It our choice, whether we walk by the Spirit or walk by the flesh, and Paul exhorts us to walk by the Spirit. “So I say, walk by the Spirit, and you will not gratify the desires of the flesh. For the flesh desires what is contrary to the Spirit, and the Spirit what is contrary to the flesh. They are in conflict with each other, so that you are not to do whatever you want” (Galatians 5:15-17).
As I was reflecting on why walking by the flesh is not what God wants for me, I realized that my flesh is never satisfied, it always craves more—more food, more possessions, more attention. Yet even when I succeed in getting more, I am still not satisfied. This is the nature of all addictions, and also the source of much of our dissatisfaction.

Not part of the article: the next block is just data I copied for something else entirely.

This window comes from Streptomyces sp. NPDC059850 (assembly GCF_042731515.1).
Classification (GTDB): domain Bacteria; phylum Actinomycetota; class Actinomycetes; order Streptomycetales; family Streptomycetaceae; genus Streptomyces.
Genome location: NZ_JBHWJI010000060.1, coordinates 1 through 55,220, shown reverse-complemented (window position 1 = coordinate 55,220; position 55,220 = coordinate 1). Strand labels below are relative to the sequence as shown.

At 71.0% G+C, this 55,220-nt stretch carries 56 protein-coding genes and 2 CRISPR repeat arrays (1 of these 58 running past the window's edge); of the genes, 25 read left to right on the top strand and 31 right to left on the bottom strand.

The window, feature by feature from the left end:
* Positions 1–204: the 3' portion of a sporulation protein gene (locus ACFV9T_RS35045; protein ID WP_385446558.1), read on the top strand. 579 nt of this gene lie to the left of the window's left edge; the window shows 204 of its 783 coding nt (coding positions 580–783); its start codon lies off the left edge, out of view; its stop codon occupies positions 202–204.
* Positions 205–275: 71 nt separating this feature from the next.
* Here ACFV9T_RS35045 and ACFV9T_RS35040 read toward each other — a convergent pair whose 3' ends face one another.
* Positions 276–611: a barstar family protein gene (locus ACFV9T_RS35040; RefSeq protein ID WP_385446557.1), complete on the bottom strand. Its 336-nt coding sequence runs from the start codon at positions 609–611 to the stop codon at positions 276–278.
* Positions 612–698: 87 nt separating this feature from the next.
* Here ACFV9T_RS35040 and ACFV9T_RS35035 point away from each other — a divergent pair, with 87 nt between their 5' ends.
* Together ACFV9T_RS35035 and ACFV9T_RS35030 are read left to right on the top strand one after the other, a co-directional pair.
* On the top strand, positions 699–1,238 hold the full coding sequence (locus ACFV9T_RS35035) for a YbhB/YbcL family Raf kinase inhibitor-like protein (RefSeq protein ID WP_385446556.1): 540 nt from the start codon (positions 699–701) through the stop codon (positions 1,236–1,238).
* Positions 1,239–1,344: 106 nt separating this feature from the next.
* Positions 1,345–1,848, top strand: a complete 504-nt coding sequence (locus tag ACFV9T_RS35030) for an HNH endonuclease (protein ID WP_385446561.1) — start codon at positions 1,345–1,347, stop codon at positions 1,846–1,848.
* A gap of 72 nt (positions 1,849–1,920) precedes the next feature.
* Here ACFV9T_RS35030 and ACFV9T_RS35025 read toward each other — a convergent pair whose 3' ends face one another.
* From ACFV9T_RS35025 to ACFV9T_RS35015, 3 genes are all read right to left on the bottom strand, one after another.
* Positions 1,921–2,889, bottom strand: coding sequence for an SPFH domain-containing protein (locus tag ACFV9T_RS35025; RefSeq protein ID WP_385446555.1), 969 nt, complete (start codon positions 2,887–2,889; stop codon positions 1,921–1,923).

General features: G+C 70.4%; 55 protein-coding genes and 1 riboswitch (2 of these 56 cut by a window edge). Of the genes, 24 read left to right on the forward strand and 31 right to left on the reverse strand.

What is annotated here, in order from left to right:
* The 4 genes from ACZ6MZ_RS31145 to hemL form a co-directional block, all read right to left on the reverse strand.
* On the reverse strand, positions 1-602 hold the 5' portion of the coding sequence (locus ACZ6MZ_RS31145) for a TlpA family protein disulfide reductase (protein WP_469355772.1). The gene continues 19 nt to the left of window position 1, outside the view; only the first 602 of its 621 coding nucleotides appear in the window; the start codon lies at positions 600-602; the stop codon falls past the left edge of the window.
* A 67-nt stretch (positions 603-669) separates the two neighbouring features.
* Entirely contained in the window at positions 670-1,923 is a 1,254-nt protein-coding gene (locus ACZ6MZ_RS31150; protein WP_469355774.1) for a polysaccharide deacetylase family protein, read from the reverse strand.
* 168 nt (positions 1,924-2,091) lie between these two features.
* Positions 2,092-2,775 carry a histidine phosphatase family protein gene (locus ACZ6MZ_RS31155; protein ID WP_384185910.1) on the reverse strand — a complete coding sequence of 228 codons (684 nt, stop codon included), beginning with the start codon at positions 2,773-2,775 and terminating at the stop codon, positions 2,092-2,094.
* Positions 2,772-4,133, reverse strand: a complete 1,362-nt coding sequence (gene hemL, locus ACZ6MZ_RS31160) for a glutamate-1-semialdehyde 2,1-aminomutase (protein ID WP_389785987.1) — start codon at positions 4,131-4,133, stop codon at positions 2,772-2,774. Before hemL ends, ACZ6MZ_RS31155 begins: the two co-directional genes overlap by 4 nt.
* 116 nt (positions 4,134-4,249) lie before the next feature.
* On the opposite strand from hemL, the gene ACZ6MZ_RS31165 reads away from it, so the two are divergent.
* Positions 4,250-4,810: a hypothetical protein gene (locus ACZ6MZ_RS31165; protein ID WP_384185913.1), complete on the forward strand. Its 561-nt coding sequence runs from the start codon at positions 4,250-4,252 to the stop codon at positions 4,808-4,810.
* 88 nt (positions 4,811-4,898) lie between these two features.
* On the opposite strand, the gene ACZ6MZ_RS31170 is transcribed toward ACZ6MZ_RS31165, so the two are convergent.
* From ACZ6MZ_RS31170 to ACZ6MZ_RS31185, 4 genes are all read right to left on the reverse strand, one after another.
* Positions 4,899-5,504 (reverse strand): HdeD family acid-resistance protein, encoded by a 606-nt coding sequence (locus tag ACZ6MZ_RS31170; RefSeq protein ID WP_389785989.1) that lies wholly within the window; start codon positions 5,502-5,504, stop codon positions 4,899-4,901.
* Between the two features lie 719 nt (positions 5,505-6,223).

Walking in the Spirit frees us from the perpetual cycle of constantly striving for more and instead we learn contentment for what we already have. It means we learn how to say “no”, not out of duty, compulsion, or our strong self-will, but from the grace of God. “For the grace of God has appeared that offers salvation to all people. It teaches us to say ‘No’ to ungodliness and worldly passions, and to live self-controlled, upright and godly lives …” (Titus 2:11-12).
In the work place it is commonly thought, that if you “give people an inch they will take a mile” meaning if you show grace, they will expect to be shown more leniency in the future. From a worldly perspective, grace teaches people to continue in their wrong behaviour. But God’s grace operates in the exact opposite way. The more we understand and receive his grace, the more we want to behave differently.
It took most of us well over a year before we could physically walk any distance. It may take much longer to learn to walk in the spirit. However, despite the cost and discomfort, it brings a freedom that is worth the effort.GalatiansGrace